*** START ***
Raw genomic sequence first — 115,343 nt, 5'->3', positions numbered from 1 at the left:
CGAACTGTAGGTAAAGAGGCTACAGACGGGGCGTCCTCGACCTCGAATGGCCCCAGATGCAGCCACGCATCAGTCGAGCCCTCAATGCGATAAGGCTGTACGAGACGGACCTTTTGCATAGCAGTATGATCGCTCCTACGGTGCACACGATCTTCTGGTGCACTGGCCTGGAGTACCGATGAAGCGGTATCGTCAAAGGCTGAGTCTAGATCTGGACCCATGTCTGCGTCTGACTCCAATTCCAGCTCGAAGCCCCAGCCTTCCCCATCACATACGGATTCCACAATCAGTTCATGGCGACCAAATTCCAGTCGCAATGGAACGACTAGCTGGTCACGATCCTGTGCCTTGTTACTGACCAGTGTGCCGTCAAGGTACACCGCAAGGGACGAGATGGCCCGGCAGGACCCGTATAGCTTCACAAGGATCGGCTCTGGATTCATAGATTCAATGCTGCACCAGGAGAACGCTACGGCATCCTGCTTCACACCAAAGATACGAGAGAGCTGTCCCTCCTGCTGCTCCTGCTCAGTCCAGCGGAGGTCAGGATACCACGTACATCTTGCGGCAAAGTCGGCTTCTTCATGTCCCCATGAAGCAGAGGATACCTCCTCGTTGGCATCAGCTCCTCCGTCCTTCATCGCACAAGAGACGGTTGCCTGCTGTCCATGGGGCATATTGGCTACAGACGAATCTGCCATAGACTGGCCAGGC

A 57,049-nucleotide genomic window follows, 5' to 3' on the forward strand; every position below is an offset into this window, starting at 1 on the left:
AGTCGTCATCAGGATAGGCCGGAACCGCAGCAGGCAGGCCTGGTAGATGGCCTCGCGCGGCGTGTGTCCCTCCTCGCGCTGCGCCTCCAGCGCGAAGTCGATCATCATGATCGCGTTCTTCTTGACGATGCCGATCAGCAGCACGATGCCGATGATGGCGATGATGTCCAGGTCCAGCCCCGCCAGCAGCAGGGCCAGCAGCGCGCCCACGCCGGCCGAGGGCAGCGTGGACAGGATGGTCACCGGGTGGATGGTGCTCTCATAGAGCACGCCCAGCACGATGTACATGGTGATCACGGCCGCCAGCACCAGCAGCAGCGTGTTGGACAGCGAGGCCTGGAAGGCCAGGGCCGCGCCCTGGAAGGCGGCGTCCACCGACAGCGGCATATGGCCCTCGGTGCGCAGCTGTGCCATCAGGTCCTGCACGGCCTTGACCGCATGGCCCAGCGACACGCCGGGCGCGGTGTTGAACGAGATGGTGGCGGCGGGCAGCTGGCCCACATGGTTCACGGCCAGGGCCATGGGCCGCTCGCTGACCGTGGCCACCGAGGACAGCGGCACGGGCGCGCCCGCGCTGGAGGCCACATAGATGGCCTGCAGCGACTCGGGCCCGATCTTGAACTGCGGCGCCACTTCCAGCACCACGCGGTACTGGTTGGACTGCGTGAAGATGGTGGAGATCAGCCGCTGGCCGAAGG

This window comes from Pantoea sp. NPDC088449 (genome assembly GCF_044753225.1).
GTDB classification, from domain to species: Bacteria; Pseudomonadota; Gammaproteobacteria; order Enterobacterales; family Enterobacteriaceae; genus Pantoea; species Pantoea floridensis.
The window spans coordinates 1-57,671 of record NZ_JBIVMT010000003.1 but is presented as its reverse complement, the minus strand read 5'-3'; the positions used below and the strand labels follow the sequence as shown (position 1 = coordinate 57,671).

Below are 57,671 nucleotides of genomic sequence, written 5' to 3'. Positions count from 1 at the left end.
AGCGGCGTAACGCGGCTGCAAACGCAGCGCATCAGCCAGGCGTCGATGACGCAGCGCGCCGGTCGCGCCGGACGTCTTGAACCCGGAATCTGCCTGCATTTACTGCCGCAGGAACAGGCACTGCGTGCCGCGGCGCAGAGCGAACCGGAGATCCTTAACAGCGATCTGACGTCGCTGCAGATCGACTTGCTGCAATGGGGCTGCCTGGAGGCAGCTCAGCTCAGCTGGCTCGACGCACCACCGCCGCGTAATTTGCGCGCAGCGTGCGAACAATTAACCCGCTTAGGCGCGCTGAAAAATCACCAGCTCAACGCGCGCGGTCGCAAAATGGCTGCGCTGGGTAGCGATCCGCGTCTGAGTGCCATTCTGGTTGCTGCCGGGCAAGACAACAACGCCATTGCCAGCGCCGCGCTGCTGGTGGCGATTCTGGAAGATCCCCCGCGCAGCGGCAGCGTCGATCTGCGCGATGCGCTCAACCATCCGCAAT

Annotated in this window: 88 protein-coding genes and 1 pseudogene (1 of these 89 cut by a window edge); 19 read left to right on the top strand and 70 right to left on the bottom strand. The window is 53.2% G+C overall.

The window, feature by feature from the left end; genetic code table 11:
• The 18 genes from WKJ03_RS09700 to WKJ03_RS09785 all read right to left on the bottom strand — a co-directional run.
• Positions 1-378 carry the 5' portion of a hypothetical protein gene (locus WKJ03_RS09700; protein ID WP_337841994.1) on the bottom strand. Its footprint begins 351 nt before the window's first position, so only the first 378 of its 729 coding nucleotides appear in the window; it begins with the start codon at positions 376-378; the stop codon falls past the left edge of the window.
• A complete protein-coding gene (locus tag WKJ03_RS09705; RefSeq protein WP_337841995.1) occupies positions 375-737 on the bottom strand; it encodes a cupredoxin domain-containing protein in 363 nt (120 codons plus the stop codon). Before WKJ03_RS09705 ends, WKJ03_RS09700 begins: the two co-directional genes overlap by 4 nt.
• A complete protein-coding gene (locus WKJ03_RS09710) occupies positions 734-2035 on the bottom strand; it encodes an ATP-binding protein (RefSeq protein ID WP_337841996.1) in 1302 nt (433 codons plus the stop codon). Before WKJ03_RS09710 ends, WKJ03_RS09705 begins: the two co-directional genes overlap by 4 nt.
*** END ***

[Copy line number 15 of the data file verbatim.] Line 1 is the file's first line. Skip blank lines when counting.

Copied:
• A complete protein-coding gene (locus WKJ03_RS09710) occupies positions 734-2035 on the bottom strand; it encodes an ATP-binding protein (RefSeq protein ID WP_337841996.1) in 1302 nt (433 codons plus the stop codon). Before WKJ03_RS09710 ends, WKJ03_RS09705 begins: the two co-directional genes overlap by 4 nt.